While there continue to be concerns that increasing wages are undermining the competitiveness of China’s garment production on the world stage, the latest figures confirm its appeal to apparel buyers as rising prices are largely being offset by productivity gains. No other country can match China in terms of the size of its supply base, its range of skills, its quality levels, its product variety and the completeness of its supply chain. The country also continues to lead the way when it comes to efficiency and infrastructure.
China’s manufacturers are also continuing to invest overseas. Suzhou Tianyuan Garments Co, a garment producer for brands including Adidas and Reebok, announced plans late last year to set up a new US$20m factory in North America. And Shangying Global entered the US marketplace in October with its first international acquisition, purchasing global apparel manufacturer, designer, and merchandiser Oneworld Star International (OSI) in a deal worth $280m.
Indeed, an analysis of China’s apparel imports to the US last year show the country’s prices are now lower than they were six years ago.
Vietnam, meanwhile, has benefited as producers and buyers diversify their supply chains, helped by its low labour costs and its industry focus on specialisation, modernisation, and increasing value added. In volume terms the country increased its share of US imports last year, rising from 11.52% in 2015 to 12.45% in the 12 months to December 2016.
Manufacturers in Vietnam stand to gain from improved access to the EU import market once the EU-Vietnam free trade agreement comes into force, as well as increased foreign direct investment that flowed into the country ahead of the now-abandoned Trans-Pacific Partnership (TPP) trade agreement.
The industry is also calling on the government to create a development strategy to 2025, with a vision towards 2040, in order to help domestic firms take advantage of opportunities from free trade agreements, as well as offset competition from neighbouring Cambodia and Myanmar, China, India, Bangladesh and Sri Lanka.
Cambodia’s apparel industry is the country’s largest manufacturing sector, despite being blighted by strikes, wage disputes, and factory faintings. Garment manufacturers have called for a focus on productivity to offset rising wages, and are also urging buyers to increase their prices for Cambodian goods. A new monthly minimum wage of $153 took effect in January.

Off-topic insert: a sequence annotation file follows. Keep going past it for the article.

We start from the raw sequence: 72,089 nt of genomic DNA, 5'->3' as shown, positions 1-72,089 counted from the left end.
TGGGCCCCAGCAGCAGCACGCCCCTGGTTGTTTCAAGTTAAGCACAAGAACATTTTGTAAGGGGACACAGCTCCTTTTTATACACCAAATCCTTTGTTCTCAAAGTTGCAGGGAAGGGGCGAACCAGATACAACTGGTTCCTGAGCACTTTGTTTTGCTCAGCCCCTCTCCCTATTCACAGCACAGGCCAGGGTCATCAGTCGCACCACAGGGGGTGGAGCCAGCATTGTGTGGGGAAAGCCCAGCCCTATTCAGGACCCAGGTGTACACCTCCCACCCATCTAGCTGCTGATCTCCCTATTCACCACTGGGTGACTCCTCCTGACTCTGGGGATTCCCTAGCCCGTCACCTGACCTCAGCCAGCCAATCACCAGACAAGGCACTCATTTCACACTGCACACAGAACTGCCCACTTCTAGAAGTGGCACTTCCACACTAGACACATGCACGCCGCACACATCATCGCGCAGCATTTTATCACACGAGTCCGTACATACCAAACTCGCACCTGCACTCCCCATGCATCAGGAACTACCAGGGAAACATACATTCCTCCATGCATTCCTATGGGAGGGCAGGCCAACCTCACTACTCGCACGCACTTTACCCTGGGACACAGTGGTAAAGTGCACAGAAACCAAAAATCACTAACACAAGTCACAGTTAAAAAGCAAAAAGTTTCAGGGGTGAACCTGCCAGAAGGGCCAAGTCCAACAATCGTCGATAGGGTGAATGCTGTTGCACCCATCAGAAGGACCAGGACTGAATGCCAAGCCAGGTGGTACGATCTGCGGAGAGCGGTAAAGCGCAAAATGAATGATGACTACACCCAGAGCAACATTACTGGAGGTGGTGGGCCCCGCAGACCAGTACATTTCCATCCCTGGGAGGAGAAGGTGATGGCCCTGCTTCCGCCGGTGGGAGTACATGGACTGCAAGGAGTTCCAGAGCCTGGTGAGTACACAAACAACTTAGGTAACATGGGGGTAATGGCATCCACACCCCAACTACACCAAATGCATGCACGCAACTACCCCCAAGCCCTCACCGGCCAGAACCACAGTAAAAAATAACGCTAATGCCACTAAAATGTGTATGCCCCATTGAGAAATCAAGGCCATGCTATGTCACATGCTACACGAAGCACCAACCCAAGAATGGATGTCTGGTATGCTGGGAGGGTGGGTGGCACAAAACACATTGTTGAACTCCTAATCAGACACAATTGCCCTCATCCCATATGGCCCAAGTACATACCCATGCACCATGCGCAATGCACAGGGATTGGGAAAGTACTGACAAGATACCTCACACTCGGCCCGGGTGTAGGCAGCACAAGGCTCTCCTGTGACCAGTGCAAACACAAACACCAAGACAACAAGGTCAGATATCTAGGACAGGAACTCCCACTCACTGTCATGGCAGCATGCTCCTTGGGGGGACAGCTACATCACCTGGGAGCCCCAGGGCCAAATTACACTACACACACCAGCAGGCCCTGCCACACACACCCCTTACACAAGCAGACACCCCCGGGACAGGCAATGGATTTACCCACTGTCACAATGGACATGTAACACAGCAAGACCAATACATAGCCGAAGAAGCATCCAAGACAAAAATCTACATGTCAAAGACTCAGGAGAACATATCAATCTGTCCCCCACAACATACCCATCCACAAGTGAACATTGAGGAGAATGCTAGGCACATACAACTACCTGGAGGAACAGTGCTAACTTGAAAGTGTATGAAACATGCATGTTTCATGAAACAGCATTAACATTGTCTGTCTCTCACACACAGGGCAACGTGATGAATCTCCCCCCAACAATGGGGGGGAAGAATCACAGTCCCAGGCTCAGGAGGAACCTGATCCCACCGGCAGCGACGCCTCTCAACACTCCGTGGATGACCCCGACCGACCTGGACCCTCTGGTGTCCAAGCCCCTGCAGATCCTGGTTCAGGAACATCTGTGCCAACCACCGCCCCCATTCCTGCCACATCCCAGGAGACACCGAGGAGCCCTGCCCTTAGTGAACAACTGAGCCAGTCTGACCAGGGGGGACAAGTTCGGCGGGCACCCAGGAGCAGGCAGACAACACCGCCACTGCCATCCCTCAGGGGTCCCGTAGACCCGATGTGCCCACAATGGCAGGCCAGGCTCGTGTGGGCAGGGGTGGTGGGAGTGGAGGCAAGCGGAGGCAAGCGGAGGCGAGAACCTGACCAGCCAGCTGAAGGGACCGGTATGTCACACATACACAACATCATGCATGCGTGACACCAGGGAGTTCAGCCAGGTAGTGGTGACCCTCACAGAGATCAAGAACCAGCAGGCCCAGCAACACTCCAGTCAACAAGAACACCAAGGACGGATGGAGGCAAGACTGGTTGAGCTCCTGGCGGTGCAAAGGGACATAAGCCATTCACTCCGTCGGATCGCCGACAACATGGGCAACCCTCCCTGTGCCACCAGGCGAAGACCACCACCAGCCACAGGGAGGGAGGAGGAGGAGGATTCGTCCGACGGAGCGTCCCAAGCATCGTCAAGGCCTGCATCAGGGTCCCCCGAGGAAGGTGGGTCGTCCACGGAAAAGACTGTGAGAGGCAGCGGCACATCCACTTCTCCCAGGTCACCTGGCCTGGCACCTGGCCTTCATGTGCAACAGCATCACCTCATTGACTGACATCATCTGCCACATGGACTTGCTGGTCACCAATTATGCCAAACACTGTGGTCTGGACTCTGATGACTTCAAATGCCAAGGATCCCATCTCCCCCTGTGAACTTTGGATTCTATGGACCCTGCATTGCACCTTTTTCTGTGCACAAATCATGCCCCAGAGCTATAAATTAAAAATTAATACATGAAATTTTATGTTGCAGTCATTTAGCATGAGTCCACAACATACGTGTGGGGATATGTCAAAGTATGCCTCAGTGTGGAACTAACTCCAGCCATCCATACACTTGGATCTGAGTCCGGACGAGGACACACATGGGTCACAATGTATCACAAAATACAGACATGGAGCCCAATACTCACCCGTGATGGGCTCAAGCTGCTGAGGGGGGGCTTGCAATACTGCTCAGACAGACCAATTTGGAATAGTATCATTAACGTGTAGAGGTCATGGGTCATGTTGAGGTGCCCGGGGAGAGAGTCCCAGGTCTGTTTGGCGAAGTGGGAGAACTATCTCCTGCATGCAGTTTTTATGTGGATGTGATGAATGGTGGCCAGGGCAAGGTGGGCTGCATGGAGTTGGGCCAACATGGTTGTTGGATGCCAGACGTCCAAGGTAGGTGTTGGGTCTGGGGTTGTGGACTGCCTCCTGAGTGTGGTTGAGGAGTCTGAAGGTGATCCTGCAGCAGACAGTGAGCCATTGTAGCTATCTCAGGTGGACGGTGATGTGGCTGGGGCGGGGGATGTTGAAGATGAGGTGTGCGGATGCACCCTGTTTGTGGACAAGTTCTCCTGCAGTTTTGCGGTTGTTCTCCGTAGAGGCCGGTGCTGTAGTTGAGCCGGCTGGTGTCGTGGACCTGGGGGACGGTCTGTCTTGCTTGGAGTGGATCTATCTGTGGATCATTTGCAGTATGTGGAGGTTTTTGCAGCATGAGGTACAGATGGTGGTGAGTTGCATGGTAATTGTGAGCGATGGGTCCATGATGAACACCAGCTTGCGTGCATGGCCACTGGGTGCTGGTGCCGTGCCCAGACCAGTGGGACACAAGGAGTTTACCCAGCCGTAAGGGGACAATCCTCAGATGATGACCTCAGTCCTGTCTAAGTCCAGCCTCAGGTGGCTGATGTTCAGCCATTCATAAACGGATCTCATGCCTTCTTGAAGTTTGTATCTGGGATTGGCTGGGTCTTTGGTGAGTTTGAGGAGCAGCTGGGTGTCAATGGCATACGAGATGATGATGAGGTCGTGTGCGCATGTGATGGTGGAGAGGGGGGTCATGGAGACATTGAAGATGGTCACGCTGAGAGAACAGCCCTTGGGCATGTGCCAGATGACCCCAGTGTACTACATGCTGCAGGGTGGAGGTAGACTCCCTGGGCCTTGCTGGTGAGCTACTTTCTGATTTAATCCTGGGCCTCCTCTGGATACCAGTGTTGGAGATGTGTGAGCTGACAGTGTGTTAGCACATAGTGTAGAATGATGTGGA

Cambodia’s garment exports are growing in markets with beneficial access, like Canada, Japan and the EU, while shipments to the US have fallen over the past six years. The International Labor Organization (ILO) recently warned the country’s textile and apparel export sector could also face both short and long-term risks as a result of the UK leaving the EU, while the country’s recent rise to lower-middle income status could add to its challenges.
Nicaragua, meanwhile, has appeared in February’s top ten list, replacing Pakistan in the rankings. Benefiting from the Dominican Republic-Central America FTA (DR-CAFTA) free trade agreement, a number of Nicaragua’s manufacturers have set out their ambitions to boost their production to meet rising demand from US apparel brands.
The country, which produces for companies including Under Armour and Nike, benefits from low wages and a stable economic and political environment. Nicaragua’s government has also managed to negotiate five-year collective wage agreements, adding further stability for manufacturers.
In percentage terms, of the Central American countries that export to the US, Nicaragua’s textile export volume grew the fastest last year. In 2016, export volumes amounted to 531.3m SME compared to 488.1m in 2015. The country operates around 264 apparel and textile companies in its free zone, according to the National Free Zone Commission (CNZF).